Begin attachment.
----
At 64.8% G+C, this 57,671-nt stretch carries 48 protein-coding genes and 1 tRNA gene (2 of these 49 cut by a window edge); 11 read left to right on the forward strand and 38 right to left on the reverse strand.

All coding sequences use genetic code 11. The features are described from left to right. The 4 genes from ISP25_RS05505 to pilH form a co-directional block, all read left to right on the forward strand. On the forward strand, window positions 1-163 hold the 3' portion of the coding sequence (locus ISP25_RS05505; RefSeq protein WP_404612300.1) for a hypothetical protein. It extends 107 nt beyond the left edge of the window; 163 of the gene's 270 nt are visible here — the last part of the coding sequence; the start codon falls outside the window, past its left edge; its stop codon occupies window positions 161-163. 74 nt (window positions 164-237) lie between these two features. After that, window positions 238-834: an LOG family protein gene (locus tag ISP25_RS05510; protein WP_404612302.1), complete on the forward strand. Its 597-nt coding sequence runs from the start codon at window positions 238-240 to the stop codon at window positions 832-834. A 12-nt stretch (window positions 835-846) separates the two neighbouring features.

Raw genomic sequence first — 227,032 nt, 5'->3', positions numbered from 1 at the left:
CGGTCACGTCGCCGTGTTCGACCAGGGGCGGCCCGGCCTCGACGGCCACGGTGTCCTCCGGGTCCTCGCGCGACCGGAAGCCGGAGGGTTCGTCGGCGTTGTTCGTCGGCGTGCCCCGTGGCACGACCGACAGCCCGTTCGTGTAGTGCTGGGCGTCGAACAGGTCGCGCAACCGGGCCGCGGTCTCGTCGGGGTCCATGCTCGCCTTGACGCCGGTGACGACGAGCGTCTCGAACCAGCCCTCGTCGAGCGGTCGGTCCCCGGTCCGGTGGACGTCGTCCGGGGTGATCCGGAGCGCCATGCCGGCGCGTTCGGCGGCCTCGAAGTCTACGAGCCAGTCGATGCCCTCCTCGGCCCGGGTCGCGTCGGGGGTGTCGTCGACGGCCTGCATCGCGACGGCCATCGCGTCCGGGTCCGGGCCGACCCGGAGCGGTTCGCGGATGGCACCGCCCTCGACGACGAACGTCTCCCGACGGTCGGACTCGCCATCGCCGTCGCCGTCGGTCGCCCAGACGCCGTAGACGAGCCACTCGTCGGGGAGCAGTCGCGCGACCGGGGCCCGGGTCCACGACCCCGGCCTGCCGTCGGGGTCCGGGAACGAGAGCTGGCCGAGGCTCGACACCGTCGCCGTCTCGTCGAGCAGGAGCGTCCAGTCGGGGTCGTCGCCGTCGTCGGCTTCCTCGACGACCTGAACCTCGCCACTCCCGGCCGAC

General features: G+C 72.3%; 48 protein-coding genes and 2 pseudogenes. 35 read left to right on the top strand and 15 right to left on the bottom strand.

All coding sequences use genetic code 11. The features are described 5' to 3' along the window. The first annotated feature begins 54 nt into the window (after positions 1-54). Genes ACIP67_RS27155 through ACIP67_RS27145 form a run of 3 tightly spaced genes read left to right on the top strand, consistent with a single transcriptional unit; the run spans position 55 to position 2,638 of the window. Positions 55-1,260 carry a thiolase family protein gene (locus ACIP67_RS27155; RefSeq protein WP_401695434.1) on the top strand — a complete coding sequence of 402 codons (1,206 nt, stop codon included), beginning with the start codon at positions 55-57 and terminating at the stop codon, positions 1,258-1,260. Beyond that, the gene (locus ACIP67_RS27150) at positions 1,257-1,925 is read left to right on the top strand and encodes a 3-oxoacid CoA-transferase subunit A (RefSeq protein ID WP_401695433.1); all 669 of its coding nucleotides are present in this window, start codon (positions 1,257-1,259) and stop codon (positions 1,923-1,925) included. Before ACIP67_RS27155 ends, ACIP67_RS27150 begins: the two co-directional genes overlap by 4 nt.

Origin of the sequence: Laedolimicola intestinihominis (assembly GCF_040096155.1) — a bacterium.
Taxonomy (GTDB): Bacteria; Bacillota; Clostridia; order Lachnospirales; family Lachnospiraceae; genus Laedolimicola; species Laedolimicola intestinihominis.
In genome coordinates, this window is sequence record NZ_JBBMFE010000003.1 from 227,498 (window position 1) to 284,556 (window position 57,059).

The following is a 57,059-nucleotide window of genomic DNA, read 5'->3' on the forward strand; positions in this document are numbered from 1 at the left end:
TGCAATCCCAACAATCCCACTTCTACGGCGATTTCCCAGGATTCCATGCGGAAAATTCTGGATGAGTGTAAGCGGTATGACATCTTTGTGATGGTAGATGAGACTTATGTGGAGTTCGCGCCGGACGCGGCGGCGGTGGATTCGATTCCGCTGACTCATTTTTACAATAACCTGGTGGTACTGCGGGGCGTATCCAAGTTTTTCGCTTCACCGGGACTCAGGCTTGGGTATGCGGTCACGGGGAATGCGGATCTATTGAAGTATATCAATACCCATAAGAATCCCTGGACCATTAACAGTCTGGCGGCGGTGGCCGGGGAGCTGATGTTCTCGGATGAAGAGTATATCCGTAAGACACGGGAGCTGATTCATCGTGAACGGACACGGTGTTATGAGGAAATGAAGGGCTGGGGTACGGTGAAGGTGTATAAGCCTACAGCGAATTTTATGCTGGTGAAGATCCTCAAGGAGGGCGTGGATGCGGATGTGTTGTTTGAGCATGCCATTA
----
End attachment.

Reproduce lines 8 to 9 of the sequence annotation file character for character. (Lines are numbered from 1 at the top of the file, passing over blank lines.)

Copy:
Taxonomy (GTDB): Bacteria; Bacillota; Clostridia; order Lachnospirales; family Lachnospiraceae; genus Laedolimicola; species Laedolimicola intestinihominis.
In genome coordinates, this window is sequence record NZ_JBBMFE010000003.1 from 227,498 (window position 1) to 284,556 (window position 57,059).